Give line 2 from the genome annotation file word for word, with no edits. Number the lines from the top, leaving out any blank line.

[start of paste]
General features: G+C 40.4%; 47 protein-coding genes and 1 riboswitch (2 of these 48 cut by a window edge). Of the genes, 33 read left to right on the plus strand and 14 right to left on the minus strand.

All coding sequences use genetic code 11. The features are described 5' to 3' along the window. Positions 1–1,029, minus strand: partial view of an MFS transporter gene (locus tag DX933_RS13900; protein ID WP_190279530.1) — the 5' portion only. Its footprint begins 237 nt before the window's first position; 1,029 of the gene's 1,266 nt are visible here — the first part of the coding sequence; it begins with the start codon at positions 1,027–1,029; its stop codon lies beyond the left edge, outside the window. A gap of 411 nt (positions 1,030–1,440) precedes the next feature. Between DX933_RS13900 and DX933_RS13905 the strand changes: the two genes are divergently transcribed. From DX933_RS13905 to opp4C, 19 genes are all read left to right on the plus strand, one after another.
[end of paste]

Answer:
All coding sequences use genetic code 11. The features are described 5' to 3' along the window. Positions 1–1,029, minus strand: partial view of an MFS transporter gene (locus tag DX933_RS13900; protein ID WP_190279530.1) — the 5' portion only. Its footprint begins 237 nt before the window's first position; 1,029 of the gene's 1,266 nt are visible here — the first part of the coding sequence; it begins with the start codon at positions 1,027–1,029; its stop codon lies beyond the left edge, outside the window. A gap of 411 nt (positions 1,030–1,440) precedes the next feature. Between DX933_RS13900 and DX933_RS13905 the strand changes: the two genes are divergently transcribed. From DX933_RS13905 to opp4C, 19 genes are all read left to right on the plus strand, one after another.